Seven Steps on the Writer’s Path: Step 5 – Letting Go

It’s been a while since I wrote anything, and I mean that in just about every way, including here.  The most I’ve written were some story ideas for my brother who wants to create an adventure story.  Obviously that interests me.

I’m closing in on the end of Kitten Club.  The last part is the hardest, I think.  I’m re-writing a fair bit, and will probably have to re-write a lot more before I’m done.  It’s making it a stronger book, but I’m having trouble doing what Step 5 is about – Letting Go.

This is probably the most “self-helpish” chapter of the lot, covering a very simple concept – getting past the wavering, the doubt, and the worry and taking the plunge.  Letting go of old patterns, old ways of thinking, anything that is in the way of what you want to do.

It’s like that moment where you’ve lost everything and rather than dwelling on it, just move forward into the future.  A sense of freedom that I guess can be summed up by the book’s cover.

Blah Blah Blah.

One useful bit in it, however, was what they refer to “top cards.”  That is to say what your first reaction is to a crisis: control, superiority, pleasing or comfort.  Most people do one of those four things first, the top card you draw when dealing your hand.  I think mine is control – I argue, complain, become defensive, organize, or even shut down.  But being aware of it means I can at least have a better chance to deal with it.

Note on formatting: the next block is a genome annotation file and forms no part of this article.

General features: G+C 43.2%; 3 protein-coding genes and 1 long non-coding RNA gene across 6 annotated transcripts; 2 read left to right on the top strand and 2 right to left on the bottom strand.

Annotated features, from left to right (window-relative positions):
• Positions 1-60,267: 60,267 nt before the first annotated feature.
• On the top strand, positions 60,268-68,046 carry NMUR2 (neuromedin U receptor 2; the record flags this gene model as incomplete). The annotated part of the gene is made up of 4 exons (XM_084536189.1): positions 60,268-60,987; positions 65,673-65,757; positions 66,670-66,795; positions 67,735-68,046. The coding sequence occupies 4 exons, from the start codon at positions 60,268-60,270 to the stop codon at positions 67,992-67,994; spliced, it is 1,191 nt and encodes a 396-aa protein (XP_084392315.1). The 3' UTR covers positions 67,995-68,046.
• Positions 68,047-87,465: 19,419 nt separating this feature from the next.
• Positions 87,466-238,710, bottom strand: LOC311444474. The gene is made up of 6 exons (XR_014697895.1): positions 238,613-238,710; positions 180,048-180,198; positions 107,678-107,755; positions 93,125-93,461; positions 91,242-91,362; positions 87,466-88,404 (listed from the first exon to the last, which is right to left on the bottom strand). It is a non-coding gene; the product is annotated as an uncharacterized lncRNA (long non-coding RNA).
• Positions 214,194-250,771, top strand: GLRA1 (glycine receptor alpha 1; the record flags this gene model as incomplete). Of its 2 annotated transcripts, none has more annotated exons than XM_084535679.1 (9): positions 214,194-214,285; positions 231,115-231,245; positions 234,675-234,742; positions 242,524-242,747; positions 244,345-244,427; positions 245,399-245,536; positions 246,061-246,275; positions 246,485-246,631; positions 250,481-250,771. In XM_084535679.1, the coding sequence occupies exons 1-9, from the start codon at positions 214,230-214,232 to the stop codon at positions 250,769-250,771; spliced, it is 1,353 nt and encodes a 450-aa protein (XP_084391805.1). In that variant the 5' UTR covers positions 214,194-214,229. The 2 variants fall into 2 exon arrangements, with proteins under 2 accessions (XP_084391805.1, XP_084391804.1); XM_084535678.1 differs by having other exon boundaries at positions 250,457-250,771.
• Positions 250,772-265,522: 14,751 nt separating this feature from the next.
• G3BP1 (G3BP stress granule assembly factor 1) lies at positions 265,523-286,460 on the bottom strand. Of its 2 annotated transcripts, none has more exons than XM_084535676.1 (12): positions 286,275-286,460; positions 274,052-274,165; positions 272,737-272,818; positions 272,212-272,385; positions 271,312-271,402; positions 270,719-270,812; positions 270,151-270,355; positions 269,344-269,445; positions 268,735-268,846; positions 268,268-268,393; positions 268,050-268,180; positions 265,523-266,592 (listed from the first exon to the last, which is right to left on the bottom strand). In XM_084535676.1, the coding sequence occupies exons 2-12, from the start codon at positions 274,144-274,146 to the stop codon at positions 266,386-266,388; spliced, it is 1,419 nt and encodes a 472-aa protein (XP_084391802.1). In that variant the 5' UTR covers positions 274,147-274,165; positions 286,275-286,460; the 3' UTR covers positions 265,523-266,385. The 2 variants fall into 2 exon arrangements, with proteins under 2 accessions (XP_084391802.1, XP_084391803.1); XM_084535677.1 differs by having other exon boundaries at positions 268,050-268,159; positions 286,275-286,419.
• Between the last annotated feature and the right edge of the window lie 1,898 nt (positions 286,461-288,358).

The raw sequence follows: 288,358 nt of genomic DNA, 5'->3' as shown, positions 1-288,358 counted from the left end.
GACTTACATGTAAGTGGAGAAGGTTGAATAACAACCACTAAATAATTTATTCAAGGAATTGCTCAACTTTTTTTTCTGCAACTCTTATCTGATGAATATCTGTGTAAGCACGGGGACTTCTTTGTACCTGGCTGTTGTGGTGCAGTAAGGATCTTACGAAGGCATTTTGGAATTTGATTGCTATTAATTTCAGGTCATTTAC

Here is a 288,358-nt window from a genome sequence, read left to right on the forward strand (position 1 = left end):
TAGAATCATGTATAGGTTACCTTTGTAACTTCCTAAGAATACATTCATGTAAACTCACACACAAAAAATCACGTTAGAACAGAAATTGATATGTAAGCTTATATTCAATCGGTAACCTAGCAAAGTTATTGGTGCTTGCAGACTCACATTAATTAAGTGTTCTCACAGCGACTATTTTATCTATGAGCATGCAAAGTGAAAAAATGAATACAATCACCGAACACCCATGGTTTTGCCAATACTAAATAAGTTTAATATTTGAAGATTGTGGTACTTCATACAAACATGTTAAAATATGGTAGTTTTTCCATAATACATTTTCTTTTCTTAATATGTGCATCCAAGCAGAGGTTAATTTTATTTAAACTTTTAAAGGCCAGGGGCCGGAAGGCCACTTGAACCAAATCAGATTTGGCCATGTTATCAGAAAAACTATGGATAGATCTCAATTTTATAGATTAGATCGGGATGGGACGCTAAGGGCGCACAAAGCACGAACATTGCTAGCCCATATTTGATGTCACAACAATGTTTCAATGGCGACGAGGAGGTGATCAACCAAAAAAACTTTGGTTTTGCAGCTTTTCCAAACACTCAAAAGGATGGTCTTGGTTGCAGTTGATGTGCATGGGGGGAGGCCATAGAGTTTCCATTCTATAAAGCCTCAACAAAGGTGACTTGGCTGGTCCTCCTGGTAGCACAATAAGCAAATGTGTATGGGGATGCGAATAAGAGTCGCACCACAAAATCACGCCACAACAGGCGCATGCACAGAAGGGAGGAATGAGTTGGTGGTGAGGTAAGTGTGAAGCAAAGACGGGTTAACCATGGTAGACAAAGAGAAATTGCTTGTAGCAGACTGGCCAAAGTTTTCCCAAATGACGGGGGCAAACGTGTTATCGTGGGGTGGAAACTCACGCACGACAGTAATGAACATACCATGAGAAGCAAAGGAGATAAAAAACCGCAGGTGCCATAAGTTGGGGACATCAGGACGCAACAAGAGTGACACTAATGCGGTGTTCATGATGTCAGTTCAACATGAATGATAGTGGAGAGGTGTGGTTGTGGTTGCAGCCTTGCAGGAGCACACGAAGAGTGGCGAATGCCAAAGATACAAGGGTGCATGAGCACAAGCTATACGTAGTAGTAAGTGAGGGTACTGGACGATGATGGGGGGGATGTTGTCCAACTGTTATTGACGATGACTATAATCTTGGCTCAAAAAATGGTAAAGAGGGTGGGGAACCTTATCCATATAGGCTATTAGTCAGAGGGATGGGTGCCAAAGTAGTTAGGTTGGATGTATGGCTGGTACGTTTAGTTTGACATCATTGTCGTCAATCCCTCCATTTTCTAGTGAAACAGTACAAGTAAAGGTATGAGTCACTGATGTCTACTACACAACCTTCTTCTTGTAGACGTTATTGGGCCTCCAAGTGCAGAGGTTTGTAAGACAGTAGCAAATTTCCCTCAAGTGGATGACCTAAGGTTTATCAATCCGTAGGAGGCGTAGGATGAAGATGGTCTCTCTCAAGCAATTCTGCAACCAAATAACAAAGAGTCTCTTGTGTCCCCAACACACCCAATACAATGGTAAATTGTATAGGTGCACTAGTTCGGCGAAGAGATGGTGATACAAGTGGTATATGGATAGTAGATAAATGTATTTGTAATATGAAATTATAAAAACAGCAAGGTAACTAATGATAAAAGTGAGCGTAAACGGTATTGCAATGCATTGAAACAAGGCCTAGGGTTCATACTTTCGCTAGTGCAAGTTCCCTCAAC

I kinda mock the Dr. Phil tone of the book at time, but the fact is it’s a necessary part of what it’s trying to say, so I can’t actually fault it.  Not every writer who read this is going to need everything in it.  Some might find only a few useful bits of information, or maybe even the one tiny key that was keeping them blocked.  Others might find the whole thing as an eye opener.

I think at the very least it’s revealing, and even if you’re not having trouble writing it’s useful to know what’s going on behind the scenes in your head.

Once you can let go, you can really get lost in the work.  I’ve had this happen a few times in the past, and it’s a great, great feeling.  Step six is Immersion.